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    • #11965

      In this video, Dr. Patty George talks about the importance of exercise and pulmonary rehabilitation for people living with pulmonary hypertension. Dr. George explains that regular exercise can have an enormous impact on the health and emotional well-being of someone with pulmonary hypertension. It can give them more energy, allowing them to enjoy much more of life.

      Watch “How Pulmonary Rehabilitation Can Transform the Lives of People Living With PH” here.

      Do you exercise or access physiotherapy services as part of your treatment plan? Have you found it effective? What are your favourite ways to exercise?

    • #12007
      Kaye Norlin
      Participant

      I can’t say it is my favorite but I walk the mall. Because our mall is dying like many of them in America, it is not crowded and probably less germy than the YMCA. I also love yoga of course. Normally, I would be in the yard and garden most days but not this year. I hated pulmonary rehab but I did go for 6 months as a requirement of my transplant program pre-transplant. I was not required to return post-transplant since they learned that I do exercise. I am probably one of the few people who hated going to rehab, but I found the environment was not beneficial for me and I had an issue with one of the therapists violating confidentiality to the point that I reported her. The exercises themselves were ok and what I did at the YMCA. Our local program was small and I always had to limit my time on the treadmill and other machines and I felt that that was very limiting. If people don’t exercise regularly in some fashion, rehab can be great and it is in a protective environment so there is security there. I know people who have gone for years; and they like the camaraderie. I even have to admit I miss the “old ladies” afternoon group; they were great fun.

      • #12019
        Kathleen Sheffer
        Participant

        I’m sorry you had a bad experience with a pulmonary rehab therapist. I loved doing pulmonary rehab after my transplant. I was supposed to go twice a week, but I asked if I could go to a second facility and do it four days a week. I was always the youngest person there by a long shot.

        Some days my mom would come and if our favorite therapist was working she would get to use the machines and do the weight routines with us. She was so inspired by the women who were living in a retirement home and going to pulmonary rehab each day and throwing five pound weights around! She’s started doing more weight-lifting and similar exercises since.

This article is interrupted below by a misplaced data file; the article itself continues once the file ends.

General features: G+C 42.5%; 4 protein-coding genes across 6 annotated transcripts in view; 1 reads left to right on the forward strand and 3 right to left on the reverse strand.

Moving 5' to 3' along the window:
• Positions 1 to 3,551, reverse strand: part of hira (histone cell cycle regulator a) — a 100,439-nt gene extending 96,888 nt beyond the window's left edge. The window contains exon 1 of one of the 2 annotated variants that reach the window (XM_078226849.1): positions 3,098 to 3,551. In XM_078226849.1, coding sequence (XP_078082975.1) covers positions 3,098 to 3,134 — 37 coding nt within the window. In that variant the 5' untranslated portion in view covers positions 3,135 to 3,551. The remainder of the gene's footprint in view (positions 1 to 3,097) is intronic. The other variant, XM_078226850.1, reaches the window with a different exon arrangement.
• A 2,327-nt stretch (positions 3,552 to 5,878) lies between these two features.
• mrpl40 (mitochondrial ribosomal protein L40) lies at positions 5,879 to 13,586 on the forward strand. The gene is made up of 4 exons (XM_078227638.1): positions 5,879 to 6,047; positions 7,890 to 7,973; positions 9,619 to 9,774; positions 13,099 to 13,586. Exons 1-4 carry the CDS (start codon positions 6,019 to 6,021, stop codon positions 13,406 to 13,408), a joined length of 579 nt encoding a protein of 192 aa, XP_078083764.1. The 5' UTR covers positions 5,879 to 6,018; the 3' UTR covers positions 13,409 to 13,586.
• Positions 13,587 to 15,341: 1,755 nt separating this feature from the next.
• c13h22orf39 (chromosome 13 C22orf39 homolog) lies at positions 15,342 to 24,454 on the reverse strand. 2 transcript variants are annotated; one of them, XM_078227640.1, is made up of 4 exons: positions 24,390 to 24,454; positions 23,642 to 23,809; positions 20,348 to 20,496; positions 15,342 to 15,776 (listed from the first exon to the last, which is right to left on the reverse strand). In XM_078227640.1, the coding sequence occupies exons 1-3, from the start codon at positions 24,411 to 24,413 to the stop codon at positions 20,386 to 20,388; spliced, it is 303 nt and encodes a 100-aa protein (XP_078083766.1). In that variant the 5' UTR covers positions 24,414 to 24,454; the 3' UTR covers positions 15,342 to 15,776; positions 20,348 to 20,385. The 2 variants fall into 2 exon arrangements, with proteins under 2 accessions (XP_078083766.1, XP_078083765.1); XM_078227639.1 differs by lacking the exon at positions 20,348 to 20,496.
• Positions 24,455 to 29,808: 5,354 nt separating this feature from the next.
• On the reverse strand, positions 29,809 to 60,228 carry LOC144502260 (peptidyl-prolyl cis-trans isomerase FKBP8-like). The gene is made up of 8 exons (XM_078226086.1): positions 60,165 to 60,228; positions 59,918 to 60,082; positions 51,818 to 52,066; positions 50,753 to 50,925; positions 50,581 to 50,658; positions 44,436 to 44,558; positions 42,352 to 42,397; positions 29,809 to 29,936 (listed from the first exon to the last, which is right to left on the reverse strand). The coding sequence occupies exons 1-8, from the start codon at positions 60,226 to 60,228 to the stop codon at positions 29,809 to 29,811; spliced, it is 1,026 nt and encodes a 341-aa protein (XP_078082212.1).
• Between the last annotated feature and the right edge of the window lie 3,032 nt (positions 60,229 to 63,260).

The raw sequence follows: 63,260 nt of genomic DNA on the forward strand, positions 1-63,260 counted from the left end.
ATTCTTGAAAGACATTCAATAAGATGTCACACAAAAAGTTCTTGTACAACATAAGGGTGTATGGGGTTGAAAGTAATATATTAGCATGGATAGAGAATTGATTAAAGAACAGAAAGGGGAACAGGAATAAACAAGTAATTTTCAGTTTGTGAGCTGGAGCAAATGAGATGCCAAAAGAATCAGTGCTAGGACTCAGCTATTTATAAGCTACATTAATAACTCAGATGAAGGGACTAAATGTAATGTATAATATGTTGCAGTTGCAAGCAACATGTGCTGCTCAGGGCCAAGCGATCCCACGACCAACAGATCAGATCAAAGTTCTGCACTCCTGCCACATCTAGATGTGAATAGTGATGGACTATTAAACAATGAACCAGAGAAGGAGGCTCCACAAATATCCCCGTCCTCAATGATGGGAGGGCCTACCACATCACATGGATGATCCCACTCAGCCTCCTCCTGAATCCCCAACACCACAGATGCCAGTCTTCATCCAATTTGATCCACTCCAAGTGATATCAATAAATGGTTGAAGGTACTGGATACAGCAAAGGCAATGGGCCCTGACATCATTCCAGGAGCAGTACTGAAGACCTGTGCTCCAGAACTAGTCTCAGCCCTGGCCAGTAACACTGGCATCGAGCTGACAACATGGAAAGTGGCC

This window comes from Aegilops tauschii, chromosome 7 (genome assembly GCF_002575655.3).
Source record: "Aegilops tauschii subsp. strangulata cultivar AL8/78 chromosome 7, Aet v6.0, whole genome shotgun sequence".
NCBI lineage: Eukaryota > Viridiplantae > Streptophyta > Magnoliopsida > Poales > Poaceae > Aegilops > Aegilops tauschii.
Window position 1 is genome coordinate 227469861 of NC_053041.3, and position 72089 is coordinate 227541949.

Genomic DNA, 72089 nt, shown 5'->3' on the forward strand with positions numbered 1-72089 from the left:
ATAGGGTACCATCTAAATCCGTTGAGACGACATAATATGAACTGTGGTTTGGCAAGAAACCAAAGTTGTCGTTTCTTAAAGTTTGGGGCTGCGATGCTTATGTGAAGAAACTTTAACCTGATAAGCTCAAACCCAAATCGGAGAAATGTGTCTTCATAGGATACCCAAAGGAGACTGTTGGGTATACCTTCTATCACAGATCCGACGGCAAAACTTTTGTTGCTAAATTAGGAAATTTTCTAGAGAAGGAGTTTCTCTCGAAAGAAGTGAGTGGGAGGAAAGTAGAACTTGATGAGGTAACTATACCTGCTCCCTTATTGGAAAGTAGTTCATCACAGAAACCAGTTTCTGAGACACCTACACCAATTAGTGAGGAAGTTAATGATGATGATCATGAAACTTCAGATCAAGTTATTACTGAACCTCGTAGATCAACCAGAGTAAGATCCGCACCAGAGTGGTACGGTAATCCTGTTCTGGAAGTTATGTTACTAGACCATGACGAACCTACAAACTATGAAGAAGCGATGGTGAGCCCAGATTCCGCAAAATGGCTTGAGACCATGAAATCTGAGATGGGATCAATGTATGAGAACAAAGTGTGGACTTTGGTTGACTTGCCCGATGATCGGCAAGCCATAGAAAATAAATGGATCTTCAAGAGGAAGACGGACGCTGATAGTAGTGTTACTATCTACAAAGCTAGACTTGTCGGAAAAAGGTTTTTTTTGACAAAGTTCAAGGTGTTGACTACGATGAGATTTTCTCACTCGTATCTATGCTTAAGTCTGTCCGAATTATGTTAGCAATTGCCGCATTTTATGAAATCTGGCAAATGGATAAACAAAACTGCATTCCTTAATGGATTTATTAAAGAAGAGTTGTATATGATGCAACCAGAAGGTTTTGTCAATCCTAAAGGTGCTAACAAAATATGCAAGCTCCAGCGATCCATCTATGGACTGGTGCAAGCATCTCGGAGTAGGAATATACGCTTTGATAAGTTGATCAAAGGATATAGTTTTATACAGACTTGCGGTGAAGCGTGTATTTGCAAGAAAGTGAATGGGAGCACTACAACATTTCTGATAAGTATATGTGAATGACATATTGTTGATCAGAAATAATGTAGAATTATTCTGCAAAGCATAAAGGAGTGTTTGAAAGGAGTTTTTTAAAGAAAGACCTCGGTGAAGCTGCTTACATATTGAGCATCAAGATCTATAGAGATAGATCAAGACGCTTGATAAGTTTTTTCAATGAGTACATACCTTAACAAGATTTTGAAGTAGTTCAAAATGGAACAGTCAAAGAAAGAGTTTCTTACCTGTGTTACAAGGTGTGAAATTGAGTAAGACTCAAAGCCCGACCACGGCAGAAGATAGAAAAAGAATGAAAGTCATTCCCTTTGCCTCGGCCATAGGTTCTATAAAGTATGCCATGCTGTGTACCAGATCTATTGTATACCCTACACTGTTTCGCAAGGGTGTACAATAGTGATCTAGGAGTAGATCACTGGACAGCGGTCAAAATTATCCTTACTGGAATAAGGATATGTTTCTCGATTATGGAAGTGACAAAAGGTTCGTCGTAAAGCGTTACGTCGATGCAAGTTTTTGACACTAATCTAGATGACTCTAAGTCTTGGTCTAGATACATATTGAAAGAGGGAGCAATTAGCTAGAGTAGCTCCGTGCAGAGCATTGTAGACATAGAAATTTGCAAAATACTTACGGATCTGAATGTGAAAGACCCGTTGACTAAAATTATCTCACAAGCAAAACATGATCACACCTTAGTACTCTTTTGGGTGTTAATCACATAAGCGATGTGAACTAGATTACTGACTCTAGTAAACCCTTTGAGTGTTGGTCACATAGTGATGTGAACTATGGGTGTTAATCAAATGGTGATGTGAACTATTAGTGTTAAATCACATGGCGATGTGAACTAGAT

I miss the camaraderie too – it’s not as fun to cycle at the gym on my own. The other day I listened to the same playlist I listened to in pulmonary rehab and it brought back great memories of building muscle and discovering my new abilities.

    • #14358
      Vanessa Vaile
      Participant

      What a treat to see this video because Dr Patty George is now at Jewish National Health in Denver, where I am now an outpatient, and she is my doctor. I like her, am hugely impressed with her competence and thoroughness, and more confident than I have been since tentative PH diagnosis locally over a year ago.

      • #14373
        Brittany Foster
        Keymaster

        I’m glad you are liking your doctor. I feel that is such an important piece in all of this. If we have trust and confidence in our doctors who are treating us, we will have more confidence and acceptance over what we are going through. I bet a pulmonary rehab would be great and would be very beneficial especially when you start to see improvements each time ! That’s always something that motivates me is seeing a little bit of a reward.

        • #14396
          Vanessa Vaile
          Participant

          Brittany, I especially appreciate knowing someone is actually listening, paying attention to what I am trying to tell them.

          But it’s more than just Dr George: everybody I’ve met in the PH Center. JNH is research and outpatient based, and designed around a team system that includes support, staff, techs, nurses and the patient in developing management/treatment plan.